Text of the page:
Australia’s Federal Government announced the National Broadband Network (NBN) in 2009. NBN’s current roll-out is scheduled for completion in 2021, with market forecasts estimating optical fibre overtaking DSL broadband connections in about 2015. This paper provides a timely contribution to more critical and expansive analysis of potential Australian internet futures. First, ‘schools of thought’ and current technological frames (Web 2.0, ‘the cloud’) for the internet and its possible futures are outlined, which provide perspectives on the emergence of the NBN. We then outline five generic images of the future which, as predetermined images, enable quick ‘incasting’ of alternative futures for a technology topic or related object of research: promised future, social/speculative bubble(s), unfolding disruption/chaos, unintended consequences, and co-existence/‘cooption’. High-level application of the ‘schools’ and generic images to the NBN and Australia’s potential internet futures, suggests policymakers and strategists currently consider too few perspectives.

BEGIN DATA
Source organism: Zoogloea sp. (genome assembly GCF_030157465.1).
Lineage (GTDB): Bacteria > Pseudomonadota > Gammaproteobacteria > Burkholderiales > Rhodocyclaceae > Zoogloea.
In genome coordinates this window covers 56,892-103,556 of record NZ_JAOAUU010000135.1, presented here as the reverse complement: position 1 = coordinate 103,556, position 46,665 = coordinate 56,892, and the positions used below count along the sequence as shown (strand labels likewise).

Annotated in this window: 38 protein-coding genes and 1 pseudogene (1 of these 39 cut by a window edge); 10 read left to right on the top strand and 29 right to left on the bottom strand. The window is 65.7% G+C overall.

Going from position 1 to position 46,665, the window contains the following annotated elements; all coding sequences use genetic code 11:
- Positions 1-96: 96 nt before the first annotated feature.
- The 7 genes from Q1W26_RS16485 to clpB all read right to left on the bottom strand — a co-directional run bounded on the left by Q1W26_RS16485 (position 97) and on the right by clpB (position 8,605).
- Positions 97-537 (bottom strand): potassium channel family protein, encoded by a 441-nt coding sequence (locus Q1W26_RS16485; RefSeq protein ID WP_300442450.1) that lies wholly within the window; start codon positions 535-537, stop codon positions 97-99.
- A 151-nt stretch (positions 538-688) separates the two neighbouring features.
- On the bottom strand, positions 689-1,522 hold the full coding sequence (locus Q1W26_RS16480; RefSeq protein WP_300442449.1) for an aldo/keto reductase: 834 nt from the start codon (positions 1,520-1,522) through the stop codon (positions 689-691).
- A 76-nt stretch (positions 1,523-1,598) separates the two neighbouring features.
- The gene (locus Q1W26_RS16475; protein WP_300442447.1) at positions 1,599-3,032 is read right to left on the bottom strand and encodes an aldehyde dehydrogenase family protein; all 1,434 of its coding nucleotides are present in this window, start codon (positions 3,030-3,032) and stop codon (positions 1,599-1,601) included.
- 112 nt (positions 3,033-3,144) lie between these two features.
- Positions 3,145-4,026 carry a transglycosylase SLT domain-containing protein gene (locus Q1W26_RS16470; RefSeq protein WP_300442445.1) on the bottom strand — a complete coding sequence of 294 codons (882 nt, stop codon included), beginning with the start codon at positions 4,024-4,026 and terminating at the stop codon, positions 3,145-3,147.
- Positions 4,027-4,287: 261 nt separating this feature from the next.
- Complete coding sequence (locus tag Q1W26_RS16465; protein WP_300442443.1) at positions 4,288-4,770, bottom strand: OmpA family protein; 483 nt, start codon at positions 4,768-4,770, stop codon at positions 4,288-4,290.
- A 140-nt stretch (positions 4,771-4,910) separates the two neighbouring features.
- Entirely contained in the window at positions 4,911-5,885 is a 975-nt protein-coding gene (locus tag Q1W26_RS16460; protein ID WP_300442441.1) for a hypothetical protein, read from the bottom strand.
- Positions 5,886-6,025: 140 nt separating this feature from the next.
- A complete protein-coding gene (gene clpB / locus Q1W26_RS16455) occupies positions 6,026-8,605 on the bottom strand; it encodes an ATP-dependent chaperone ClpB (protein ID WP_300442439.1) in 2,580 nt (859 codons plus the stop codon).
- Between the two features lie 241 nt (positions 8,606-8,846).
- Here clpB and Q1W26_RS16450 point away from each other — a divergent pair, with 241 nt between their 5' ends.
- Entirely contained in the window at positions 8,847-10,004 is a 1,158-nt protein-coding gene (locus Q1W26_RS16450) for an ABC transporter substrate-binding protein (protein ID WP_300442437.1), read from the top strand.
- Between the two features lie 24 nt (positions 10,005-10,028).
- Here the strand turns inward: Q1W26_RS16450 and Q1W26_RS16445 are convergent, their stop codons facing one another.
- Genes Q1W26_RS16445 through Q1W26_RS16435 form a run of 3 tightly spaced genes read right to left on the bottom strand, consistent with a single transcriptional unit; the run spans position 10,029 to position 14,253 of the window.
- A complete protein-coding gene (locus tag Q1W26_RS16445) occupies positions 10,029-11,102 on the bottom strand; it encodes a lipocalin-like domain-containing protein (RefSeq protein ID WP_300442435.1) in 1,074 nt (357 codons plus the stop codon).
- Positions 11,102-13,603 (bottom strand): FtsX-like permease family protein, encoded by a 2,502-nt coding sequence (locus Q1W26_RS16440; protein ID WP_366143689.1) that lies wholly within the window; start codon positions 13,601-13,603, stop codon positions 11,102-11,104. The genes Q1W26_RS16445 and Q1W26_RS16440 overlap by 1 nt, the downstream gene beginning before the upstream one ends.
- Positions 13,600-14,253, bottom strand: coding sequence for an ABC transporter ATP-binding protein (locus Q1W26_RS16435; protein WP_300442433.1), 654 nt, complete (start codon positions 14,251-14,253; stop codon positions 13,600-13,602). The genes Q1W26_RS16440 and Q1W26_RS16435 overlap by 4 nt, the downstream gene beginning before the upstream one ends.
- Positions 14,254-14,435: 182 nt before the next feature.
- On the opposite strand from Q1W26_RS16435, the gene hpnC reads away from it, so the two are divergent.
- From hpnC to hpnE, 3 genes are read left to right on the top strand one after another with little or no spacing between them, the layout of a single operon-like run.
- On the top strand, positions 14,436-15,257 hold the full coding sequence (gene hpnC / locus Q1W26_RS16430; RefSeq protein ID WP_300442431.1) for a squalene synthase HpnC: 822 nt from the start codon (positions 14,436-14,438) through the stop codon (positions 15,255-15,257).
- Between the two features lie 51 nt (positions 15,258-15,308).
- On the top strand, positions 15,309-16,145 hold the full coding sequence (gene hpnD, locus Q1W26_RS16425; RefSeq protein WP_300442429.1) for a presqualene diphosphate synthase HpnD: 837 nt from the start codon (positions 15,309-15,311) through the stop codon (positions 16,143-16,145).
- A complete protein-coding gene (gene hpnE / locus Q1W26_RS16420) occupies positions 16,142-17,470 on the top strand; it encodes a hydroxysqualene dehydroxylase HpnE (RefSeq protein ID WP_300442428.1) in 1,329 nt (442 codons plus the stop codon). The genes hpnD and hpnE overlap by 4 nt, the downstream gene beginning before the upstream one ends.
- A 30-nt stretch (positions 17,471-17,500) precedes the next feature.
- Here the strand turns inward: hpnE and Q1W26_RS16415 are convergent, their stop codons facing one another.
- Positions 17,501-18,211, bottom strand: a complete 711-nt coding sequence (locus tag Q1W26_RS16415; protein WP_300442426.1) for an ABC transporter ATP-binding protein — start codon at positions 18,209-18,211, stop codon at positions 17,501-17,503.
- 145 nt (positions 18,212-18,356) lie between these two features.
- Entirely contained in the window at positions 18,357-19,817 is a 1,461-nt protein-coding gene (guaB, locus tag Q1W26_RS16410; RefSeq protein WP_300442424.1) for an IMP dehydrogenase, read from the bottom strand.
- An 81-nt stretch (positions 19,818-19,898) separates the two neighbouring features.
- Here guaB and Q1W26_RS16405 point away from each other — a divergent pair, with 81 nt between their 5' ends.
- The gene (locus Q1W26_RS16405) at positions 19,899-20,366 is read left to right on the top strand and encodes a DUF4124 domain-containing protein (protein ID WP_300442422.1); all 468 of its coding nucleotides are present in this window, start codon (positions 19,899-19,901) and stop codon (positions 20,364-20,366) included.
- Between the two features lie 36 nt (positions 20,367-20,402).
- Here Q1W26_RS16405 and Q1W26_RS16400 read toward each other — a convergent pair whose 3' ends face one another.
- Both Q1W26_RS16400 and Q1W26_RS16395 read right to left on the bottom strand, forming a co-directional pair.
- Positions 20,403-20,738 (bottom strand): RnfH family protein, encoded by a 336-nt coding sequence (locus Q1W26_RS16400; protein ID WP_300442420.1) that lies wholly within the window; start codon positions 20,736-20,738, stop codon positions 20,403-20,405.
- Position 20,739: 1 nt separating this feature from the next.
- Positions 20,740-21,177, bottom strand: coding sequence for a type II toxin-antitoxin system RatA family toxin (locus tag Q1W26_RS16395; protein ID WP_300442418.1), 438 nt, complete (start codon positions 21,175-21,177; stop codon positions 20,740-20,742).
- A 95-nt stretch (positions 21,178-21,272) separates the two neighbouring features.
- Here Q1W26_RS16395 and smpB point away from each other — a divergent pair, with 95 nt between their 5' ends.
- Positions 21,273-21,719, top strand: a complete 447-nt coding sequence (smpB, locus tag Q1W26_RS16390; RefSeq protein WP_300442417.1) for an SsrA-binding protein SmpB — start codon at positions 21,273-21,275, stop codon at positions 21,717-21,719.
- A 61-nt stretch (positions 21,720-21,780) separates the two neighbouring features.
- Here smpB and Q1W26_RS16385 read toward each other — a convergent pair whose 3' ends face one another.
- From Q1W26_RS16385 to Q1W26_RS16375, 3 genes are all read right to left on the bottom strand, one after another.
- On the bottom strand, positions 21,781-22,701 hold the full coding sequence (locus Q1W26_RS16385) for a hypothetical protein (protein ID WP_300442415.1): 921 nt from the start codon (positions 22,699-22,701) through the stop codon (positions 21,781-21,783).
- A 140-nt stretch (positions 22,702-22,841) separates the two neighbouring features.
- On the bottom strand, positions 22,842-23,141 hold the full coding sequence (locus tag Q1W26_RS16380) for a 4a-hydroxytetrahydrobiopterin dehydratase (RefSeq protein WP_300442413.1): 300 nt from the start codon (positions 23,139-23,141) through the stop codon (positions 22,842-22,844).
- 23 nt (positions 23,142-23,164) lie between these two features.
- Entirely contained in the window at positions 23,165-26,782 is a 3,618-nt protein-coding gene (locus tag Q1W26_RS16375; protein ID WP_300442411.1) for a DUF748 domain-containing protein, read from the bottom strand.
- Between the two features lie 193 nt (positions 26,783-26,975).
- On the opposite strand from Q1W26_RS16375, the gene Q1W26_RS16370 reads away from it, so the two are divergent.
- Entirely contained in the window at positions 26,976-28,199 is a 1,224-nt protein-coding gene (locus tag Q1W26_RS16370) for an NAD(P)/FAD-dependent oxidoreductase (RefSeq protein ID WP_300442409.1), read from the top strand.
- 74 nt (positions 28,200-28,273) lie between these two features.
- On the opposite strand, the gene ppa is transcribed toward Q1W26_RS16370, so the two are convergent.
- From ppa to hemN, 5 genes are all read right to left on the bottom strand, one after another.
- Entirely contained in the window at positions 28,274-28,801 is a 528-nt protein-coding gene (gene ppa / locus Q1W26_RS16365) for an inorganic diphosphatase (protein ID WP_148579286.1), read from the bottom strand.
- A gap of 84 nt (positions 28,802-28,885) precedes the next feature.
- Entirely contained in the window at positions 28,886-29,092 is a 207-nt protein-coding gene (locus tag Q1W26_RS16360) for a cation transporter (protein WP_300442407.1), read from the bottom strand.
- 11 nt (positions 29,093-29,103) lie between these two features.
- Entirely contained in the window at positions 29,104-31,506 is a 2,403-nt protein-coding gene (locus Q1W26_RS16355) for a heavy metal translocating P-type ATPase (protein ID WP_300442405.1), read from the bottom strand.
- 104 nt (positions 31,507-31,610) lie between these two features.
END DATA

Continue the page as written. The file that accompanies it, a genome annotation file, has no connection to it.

The paper also responds to but is different from the Smart Internet 2010 (2005) report I worked on at the former Smart Internet Technology CRC. It took McGrail and I several months to get the paper published so it also has some pre-Facebook IPO comments. It is part of a JFS special issue on Australia’s contributions to the Millennium Project (McGrail has another article in the special issue on Australia’s science foresight and governance). McGrail and I have used our article’s incasting methodology in teaching technology foresight and also as a framework for potential use in investment decisions about exchange-traded funds and sector rotation. I thank Anita Kelleher, Jose Ramos, and JFS editor Tracy for their help in first commissioning and then ‘shepherding’ the article to publication.